The renewed surge in covid19 cases in India has again put the clock back on country’s education system. The cautious and patchy reopening after almost 10 months in February this year has to be hastily called off as the caseload of infection is rising alarmingly. A catastrophe of sorts only seen during Spanish flu a century ago may revisit us if the chain of infection doesn’t break.
In contrast counties like Israel and a few others will see children in schools as normal. Reason, they have vaccinated over 50% of their population and are confidently stepping into such a decision.
The way situation is playing out in India, it could well end up spoiling yet another academic session for students. For many students, this also means end of dream of leading a campus life, which in itself is so much learning and a lifetime experience. “Third year of program is the time, when you really enjoy being in college and now my internship coming in last semester, that too might be online, what fun I will have?” questions an engineering student. Like this every student has questions on his mind. Life is not same.
Classroom learning, peer interaction, socialization, learning simulation, hands on learning, practicals, games, fun and all those energetic events—everything is gone out of life for students of India. The burgeoning class of sizeable ‘coaching institutes’ across the country, which continued to offer a small window and a sense of being in class sometimes stealthy and falsely, are also facing the prospect of closures as city after city lockdowns is becoming necessary.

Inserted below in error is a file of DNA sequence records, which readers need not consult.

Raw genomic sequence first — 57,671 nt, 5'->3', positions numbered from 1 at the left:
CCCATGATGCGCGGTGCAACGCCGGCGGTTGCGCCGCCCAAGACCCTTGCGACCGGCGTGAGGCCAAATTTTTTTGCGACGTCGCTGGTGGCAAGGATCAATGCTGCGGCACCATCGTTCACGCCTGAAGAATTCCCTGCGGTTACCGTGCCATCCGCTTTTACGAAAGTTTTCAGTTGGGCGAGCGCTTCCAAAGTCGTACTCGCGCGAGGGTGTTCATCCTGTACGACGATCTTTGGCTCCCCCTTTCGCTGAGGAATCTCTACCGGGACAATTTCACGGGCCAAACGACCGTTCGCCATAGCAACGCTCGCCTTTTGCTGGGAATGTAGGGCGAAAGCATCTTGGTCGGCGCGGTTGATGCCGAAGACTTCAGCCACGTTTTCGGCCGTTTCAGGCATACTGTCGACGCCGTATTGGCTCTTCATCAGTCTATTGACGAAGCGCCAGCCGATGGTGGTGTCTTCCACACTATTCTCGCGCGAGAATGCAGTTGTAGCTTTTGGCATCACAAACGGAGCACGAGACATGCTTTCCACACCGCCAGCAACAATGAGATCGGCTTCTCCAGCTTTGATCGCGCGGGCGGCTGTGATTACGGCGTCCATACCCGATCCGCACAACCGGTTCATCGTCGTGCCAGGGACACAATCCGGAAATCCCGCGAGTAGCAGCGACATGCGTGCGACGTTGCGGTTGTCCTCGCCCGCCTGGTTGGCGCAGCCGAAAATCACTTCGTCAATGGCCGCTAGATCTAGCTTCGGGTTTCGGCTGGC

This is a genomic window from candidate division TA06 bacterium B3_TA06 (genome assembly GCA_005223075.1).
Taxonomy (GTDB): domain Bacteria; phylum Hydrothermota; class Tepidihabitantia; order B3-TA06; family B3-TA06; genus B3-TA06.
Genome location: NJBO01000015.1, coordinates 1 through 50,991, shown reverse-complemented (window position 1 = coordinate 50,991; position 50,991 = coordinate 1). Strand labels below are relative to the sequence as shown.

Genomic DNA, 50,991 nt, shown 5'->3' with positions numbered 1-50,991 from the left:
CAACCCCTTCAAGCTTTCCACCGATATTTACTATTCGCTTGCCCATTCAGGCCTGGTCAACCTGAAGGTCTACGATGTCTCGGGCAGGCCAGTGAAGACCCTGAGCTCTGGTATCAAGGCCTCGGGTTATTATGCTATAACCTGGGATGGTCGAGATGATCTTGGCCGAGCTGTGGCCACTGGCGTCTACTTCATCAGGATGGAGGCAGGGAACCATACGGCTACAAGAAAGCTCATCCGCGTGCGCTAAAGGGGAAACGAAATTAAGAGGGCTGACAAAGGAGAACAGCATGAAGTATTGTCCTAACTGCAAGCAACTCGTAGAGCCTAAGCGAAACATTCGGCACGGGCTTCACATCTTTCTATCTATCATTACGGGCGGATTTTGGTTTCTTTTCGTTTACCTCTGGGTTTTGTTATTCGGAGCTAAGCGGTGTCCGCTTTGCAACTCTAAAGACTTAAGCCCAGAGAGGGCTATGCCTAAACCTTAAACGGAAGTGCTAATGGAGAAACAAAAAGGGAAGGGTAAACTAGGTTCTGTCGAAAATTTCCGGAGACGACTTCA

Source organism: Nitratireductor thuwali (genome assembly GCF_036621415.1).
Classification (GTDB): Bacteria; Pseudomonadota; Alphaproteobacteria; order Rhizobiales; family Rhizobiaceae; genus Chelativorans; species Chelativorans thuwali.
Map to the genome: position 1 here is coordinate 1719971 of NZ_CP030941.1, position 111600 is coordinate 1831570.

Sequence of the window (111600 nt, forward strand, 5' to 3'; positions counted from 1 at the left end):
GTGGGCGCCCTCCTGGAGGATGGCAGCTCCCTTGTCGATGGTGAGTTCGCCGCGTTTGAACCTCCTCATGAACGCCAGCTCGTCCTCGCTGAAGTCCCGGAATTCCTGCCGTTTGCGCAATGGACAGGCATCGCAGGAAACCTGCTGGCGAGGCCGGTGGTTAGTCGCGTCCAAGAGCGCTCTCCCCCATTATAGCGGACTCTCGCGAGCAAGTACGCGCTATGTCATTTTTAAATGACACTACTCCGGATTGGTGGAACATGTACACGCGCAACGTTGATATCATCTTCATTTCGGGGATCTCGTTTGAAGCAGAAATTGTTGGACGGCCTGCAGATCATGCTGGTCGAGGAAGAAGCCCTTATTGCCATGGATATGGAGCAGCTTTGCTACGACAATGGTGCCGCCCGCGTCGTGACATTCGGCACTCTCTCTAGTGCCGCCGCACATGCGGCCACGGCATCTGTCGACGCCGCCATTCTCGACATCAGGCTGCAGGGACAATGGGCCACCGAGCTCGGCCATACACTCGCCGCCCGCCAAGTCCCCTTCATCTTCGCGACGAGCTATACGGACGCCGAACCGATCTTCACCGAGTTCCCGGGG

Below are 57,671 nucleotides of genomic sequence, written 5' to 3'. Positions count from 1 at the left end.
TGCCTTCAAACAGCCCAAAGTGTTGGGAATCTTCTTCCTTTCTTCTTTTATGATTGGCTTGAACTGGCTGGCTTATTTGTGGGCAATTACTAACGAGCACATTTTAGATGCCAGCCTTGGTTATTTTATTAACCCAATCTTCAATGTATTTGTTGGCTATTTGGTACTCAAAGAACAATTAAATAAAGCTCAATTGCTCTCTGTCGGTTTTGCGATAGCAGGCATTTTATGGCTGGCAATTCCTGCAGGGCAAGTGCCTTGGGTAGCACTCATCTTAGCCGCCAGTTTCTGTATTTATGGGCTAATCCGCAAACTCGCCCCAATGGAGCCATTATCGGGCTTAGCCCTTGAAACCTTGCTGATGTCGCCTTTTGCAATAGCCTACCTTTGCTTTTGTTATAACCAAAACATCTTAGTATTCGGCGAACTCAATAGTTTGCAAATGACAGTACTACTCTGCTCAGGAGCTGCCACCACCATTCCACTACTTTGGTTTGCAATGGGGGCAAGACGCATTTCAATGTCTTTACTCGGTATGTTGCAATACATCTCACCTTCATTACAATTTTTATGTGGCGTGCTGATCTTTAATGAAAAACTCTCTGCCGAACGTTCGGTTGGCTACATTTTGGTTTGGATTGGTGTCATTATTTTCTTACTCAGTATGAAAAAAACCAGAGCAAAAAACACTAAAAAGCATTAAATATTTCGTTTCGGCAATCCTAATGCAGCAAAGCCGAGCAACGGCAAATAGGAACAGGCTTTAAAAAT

Every category of students has been impacted in its own unique way. From toddlers to university scholars, education process is badly affected. It is bound to cost hugely to the society not only in terms of generational learning loss but as mental health challenge for many years to come.
In a country like India, where universal access to elementary education had just begun to consolidate with challenges of teacher shortage and moving to quality of education still colossal, the churn that the pandemic has involuntarily brought in, has taken country back by decades. India’s prowess in information technology and being almost a super power in this area, does little to lifting the country as a whole on online connectivity even though Smartphone penetration rate is rising rapidly.
The challenge of online education remains on two important fronts—one, on the first front of access by way of devices, connectivity, supporting infra and purchase power, and on the front of outcomes from online education in terms of engagement and actual learning.
So it would natural for the country to have a huge number of children who would have dropped out or didn’t learn much besides a huge deficit in school/college simulated learning and gaps in other life skill learning.
There is a need of a special task force that will document, conduct surveys, brainstorm, look for models to arrive at the kind of losses, students and education system suffered and recommend how best the gaps caused by pandemic induced closures, can be closed. There has to be a scientific way of arriving at models and bridge courses that can be fast tracked to cope up with the loss of learning after the pandemic has gone.